This past Friday, a jail inmate was charged with sending a silly little threatening letter with white powder to a John McCain for el presidente headquarters (an office with presumably little-to-no good sense of humor) in Colorado. The issue did not arise so much because of a simple little threat ("If you are reading this, then you are already dead!"). It's the "white powder" part.
Predictably, the office freaked out immediately by assuming the white powder to be the deadly anthrax and sent 19 people to the hospital to be examined.
The problem not only arises from the simple fact that how on earth could this man, clearly sending the letter from jail because the return address on the envelope said so, could find anthrax in his cell. It arises from the fact that nowadays, everyone assumes that powder in an envelope absolutely and invariably means immediate quarantine and quite possibly little Xs written on your eyelids by a pale doctor who for some reason looks like he, himself, has been a skeleton for about 20 years.
Had you sent an envelope of white powder to, say, Richard Nixon when he ran for re-election in 1972, the assumption would no doubt be that you had just sent the presidential hopeful a little hill of cocaine. I highly doubt Nixon would have taken the cocaine, of course, but it could be guaranteed that some snotty little campaign intern would have blown it then and there - then deemed it to be poor quality as he can afford the best blow for he and his bourbon-sipping ivy league pals frequenting velvet-draped strip clubs.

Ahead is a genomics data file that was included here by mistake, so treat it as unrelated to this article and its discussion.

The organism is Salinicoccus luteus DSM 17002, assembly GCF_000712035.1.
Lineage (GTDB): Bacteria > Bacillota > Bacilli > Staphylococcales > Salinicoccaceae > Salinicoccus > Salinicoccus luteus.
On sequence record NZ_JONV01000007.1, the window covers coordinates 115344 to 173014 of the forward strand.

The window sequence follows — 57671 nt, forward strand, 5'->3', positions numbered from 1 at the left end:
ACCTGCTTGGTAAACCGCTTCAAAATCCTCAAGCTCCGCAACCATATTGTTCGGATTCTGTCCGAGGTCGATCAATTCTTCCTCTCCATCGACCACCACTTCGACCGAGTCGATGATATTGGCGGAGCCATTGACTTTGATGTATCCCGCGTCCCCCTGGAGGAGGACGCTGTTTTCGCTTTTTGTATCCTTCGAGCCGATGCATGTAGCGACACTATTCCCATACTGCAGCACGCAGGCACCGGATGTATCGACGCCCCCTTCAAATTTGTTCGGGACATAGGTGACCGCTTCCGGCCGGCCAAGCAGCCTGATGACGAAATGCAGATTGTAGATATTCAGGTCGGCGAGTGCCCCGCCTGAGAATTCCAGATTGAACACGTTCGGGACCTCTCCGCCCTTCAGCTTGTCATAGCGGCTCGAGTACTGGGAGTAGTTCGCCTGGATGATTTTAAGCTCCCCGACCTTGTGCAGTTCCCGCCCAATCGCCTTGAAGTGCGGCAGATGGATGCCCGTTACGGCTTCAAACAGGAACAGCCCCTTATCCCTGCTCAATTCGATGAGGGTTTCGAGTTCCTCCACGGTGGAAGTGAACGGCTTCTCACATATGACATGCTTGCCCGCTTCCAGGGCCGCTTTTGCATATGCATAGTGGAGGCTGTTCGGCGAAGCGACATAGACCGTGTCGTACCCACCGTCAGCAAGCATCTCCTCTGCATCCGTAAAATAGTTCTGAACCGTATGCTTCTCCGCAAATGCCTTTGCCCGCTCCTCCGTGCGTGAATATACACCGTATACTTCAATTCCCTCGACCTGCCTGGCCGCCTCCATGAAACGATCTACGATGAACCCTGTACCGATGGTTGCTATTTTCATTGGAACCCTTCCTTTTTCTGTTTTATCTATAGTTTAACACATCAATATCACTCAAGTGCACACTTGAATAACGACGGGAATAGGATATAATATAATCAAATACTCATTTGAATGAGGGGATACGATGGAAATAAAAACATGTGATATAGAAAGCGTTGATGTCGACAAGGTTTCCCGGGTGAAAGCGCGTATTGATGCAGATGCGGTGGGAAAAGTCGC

In the 1950s, however, had you sent an envelope of white powder to Eisenhower's headquarters, well, obviously you were baking your darling plastics-loving husband a big ol' Betty Crocker cake and - oops! - dropped a little baking soda into the letter you wrote Your Darling President.
Now look way back to Washington's time, and here's when fear comes back into play. White powder in the envelope of a letter you send the number one of number ones clearly means you're a witch and made the paper disintegrate in mid-send. Prepare to be hanged.
So if history continues to repeat itself as it has proved to (i.e. Vietnam and Iraq wars), then things will go full-circle and white powder in an envelope to a presidential hopeful, in the next decade or so, will go back to being a harmless drop in a bucket. Fingers crossed - crushed prescription pills paid for by a national health care system that makes medicine affordable enough to be accidentally spilled into a letter by 2032.
Sarah Steimer is a junior magazine journalism major and a columnist for the Daily Kent Stater. Contact her